**"If I sat down with a pen and paper and nothing else, how would I go about working out what was needed and how it all works to build any of those (or anything else)"**
Here is a way to learn the very basics of getting started in transistor circuit design.

First you need to be able to bias a transistor on to use it in a circuit.

Here is a good practice learning on how to do it.

The parameters found on a data sheet, they are given as typical values.

They are only approximate values, and designing transistor circuits, is all about making the circuit perform reliable, nondependant of those component parameters.

This will teach you how to simply calculate approximate values for the resistors needed to bias a transistor.

Biasing a transistor is very necessary when designing transistor circuits, it allows you to set its working properties, wether it is an amplifier of current or voltage or a electronic switch.

Voltages are refrenced from a ground point, in this case the negative side of the supply.

The component designations are the choice of the designer.

Every schematic has its own designations.

In this schematic:

VCC = the supply voltage.

VC is the voltage at the collector of the transistor, refrenced from ground, (neg. side) of the supply.

VE is voltage at the emitter term. ref. to ground.

VB is the voltage at the base term. ref. to ground.

VBE(sat)* Base-Emitter

Saturation Voltage:

Minimum = 0.65V

To bias this transistor so it has 1/2 the supply voltage at its collector would be written as

" VC = VCC/2"

VC=4V. Meaning 4V is dropped across Q1 and RE from ground.

That leaves the remaining 4V to be dropped across RC.

Using ohms law is very extensive in designing transistor circuits.

So (4V / RC) = IC where IC is the current flowing through the transistor on the collector emitter side.

(4V / 10Kohms.) = 400uA. = IC.

This same current is in the emitter resistor RE as well so now we can solve for RE.

There are several ways to choose a resistor value for RE, in this example make the voltage VE across RE be around 1/3 of VCC.

"VE = VCC/3" ~= 2.7V and "RE = VE/IC"

Therefore "RE = 2.7V/400uA" = 6.6K ohms, choose a value available close to it, 6.65K ohms would be a good choice.

There can be extensive calculations involved in solving for the base biasing resistors, for extreme accuracy in choosing component values, however most of the time to bias a transistor it is not needed, except in extreme cases, so the best way to approach this biasing scheme is to calculate ballpark (first approximation) values, then tweak them in the protobuild.

Therefore RB1 can be calculated as 10 to 20 times RE. So choosing 10 times RE would be "RB1 = 10RE" = 66.5K ohms.

Now we look at the data sheet above and see:

VBE(sat)* Base-Emitter

Saturation Voltage:

Minimum = 0.65V

So use that value to calculate the base voltage required.

the equation to solve for base voltage is "VB = (VE + VBEmin.)" = (2.7V + 0.65V) = 3.35V = VB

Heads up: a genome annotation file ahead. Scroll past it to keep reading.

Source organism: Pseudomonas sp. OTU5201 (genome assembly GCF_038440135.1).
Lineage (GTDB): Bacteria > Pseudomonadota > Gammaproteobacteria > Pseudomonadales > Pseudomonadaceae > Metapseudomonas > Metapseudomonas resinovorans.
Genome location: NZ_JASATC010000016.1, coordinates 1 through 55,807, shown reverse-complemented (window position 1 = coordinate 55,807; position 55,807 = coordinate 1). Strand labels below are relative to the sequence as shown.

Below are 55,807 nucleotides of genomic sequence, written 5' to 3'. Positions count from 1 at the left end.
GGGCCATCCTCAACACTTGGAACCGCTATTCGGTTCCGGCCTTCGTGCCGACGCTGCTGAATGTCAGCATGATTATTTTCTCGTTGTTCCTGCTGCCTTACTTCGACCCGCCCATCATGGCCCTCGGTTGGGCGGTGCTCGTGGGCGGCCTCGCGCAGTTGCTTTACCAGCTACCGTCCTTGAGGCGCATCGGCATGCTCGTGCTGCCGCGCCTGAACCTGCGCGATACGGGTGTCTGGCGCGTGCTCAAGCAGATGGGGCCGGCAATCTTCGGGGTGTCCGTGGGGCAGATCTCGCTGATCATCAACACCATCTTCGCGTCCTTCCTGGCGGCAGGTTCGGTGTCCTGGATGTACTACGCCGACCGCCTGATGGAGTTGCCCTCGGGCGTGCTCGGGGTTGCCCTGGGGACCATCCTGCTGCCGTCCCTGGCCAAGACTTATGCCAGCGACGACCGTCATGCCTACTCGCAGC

Now there is a base divider current "Idiv. that needs to be solved for so RB2 can be calculated.

"Idiv. = (VB / RB1) = (3.35V / 67K ohms) ~=49uA = Idiv.

Now this equation can be used to solve for RB2 value needed to bias the transistor to the set value chosen in step one.

"RB2 = (VCC - VB) / Idiv.) = (8V - 3.35V) / 49uA ~= 94K ohms a 95.3K value could be chosen.

Note:The resistor values are the ones available in LTspice:

As always,protobuild it and tweak any values as needed.

Now apply a small signal of 1KHz at 100mV to it and see what voltage waveform is produced at its collector terminal, referenced to ground.

The input signal is 200mV pk-pk and the output signal is 294mV pk-pk. That's a Voltage gain (Av) of (294 / 200) = 1.47 = (Av).

NOTICE: the ratio of the collector branch where we have (R1 and R2) they are designated as RC and RE, if we divide RE into Rc we get close to the same value. (RC / RE) = (10K / 6.65K) ~=1.5, this is very close to the Av calculation.

That's because the value of the RC and RE can be chosen to design for a specific gain.

Lets say RC has to remain at 10K for proper impedance matching, but we can change the value of RE to give a specific amplification gain.

Try to achieve a voltage amplification of around 10 times the input signal.

Redo the calculations keeping VC at 1/2 of VCC as before for symmertical output.

Only now to solve for RE use the Av factor instead of the emitter voltage as used before.

Av = (RC / RE) so rearranging "RE = RC / Av"

RE = 10K / 10 = 1K ohms.

Because RE was changed, that will also change the emitter voltage as well so new values for RB1 and RB2 need to be recalculated.

IC is still the same since RC was not changed, therefor VE is now (400uA x 1Kohms) =0.4V

VB is now (0.65v + 0.4v) =1.05V

make RB1= (10xRE)= 10K ohms

now (Idiv = (VB / 10K)= (1.05 / 10K) = 105uA.

solving for RB2 gives {(8v - 1.05v) / 105uA} ~=66K ohms. 66.5K is available.

Now protobuild it and see how it works.

So the DC bias voltage at the collector is good at around 3.97V.

And the Av is showing (1.856V p-p / 0.2V p-p) ~=9.28 very close to the ratio of RC/RE of 10.

This is an introductory of what's involved in transistor circuit design.

I gave you the very basic of basics, in this, once you can understand how to bias a transistor you can then advance to designing small signal amplifiers, power amplifiers digital circuits and the like, but first you need to learn how to turn on a transistor how to apply it in different classes of operation, also the 3 configurations CE, CC, CB, and switching characteristics as well as amplifying ect..

There's a lot of good utube video teachings on transistor biasing and designing small signal amps and switches.

Hope this helps in getting started learning this from the very basics.